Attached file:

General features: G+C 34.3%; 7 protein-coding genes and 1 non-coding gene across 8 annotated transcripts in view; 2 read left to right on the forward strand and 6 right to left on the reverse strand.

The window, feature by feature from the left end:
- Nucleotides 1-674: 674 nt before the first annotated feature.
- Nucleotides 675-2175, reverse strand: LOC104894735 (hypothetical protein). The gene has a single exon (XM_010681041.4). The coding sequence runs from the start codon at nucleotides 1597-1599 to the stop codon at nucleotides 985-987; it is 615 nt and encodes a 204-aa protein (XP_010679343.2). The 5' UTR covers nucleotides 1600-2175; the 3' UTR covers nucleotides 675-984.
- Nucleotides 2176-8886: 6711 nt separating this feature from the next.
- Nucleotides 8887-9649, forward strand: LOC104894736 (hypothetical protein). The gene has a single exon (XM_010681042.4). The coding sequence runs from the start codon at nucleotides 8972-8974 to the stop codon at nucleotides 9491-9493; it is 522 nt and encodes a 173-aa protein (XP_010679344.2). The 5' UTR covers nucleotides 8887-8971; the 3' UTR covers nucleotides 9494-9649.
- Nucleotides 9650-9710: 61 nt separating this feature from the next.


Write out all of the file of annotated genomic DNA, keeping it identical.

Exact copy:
General features: G+C 34.3%; 7 protein-coding genes and 1 non-coding gene across 8 annotated transcripts in view; 2 read left to right on the forward strand and 6 right to left on the reverse strand.

The window, feature by feature from the left end:
- Nucleotides 1-674: 674 nt before the first annotated feature.
- Nucleotides 675-2175, reverse strand: LOC104894735 (hypothetical protein). The gene has a single exon (XM_010681041.4). The coding sequence runs from the start codon at nucleotides 1597-1599 to the stop codon at nucleotides 985-987; it is 615 nt and encodes a 204-aa protein (XP_010679343.2). The 5' UTR covers nucleotides 1600-2175; the 3' UTR covers nucleotides 675-984.
- Nucleotides 2176-8886: 6711 nt separating this feature from the next.
- Nucleotides 8887-9649, forward strand: LOC104894736 (hypothetical protein). The gene has a single exon (XM_010681042.4). The coding sequence runs from the start codon at nucleotides 8972-8974 to the stop codon at nucleotides 9491-9493; it is 522 nt and encodes a 173-aa protein (XP_010679344.2). The 5' UTR covers nucleotides 8887-8971; the 3' UTR covers nucleotides 9494-9649.
- Nucleotides 9650-9710: 61 nt separating this feature from the next.